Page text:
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Employees Increasingly Being Offered
Free Home PCs

Associated Press
SAN JOSE, Calif. — "Where's my new PC?" could become the mantra of the millennium, with corporate America increasingly handing over free computers to employees in a tight labor market.

The computer chip maker Intel on Tuesday joined Ford Motor Co. and both Delta and American airlines in offering workers home PCs, printers and free or discounted hookups to the Internet.

Technology experts say it helps keep employees up-to-date on technology. Some consider it a ploy to get employees to take work home.

Martin Marshall, director of research at technology-watch firm Zona Research Inc., said companies have been struggling to find and keep skilled labor and are betting the Internet will be a key means of training and conducting paperless communication.

"One of the single-largest costs is employee training and retention, and this is a cost-effective way of addressing those issues," he said. "The good-karma image they may get as a result of the program is entirely a side benefit."

Companies for years have offered employees the option of buying castoff computers at a discount. Other perks such as free dry cleaning, massages, lunch discounts and gym club memberships have fallen in and out of fashion as ways to spread good feelings about the boss.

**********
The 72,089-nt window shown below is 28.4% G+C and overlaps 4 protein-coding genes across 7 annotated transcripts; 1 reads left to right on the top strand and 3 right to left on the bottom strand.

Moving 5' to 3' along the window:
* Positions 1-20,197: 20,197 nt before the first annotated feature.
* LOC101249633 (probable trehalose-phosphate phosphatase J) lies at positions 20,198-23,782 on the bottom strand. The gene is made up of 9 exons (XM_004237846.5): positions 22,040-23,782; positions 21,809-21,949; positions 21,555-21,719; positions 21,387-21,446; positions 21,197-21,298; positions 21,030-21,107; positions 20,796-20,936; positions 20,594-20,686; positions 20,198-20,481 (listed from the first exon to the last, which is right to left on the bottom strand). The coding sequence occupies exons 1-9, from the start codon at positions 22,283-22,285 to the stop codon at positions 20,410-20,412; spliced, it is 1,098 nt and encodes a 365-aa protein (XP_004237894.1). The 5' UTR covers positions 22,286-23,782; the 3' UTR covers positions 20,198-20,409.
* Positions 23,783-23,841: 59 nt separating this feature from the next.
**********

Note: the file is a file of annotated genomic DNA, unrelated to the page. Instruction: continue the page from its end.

Free PC programs have been offered in Scandinavian countries for several years. Analyst Rob Enderle at research firm Giga Information Group said data from the those programs found employees are more likely to self-train themselves on PC applications at home, check e-mails and do other tasks they did not have time to do at work.

"There's literally no bad news here for the company; it creates a more productive employee and actually results in savings to the company's bottom line," Enderle said.

Intel, the world's leading computer chip maker, said that beginning in July its 70,000 full- and part-time employees will get an entire computer-Internet package for free, with regular technology upgrades.

The company will have to buy computers from the very manufacturers to whom it sold the chips that run these machines.

Marilyn Guldan, an administrative assistant who helps create Web pages for Intel's legal department, doesn't care if the company wants her to do more work at home.

"This is an opportunity. For me, I'm doing Web design, and there's a fine line between work and play. What it means for me is I get to play at home."

Ford became the first big U.S. company to extend the free PC offer early last month.

The automaker is offering its 360,000-strong work force a computer, color printer and Internet access for $5 a month. Delta Air Lines offered employees a similar package for $12 per month for 36 months and American Airlines last week said it would do the same.

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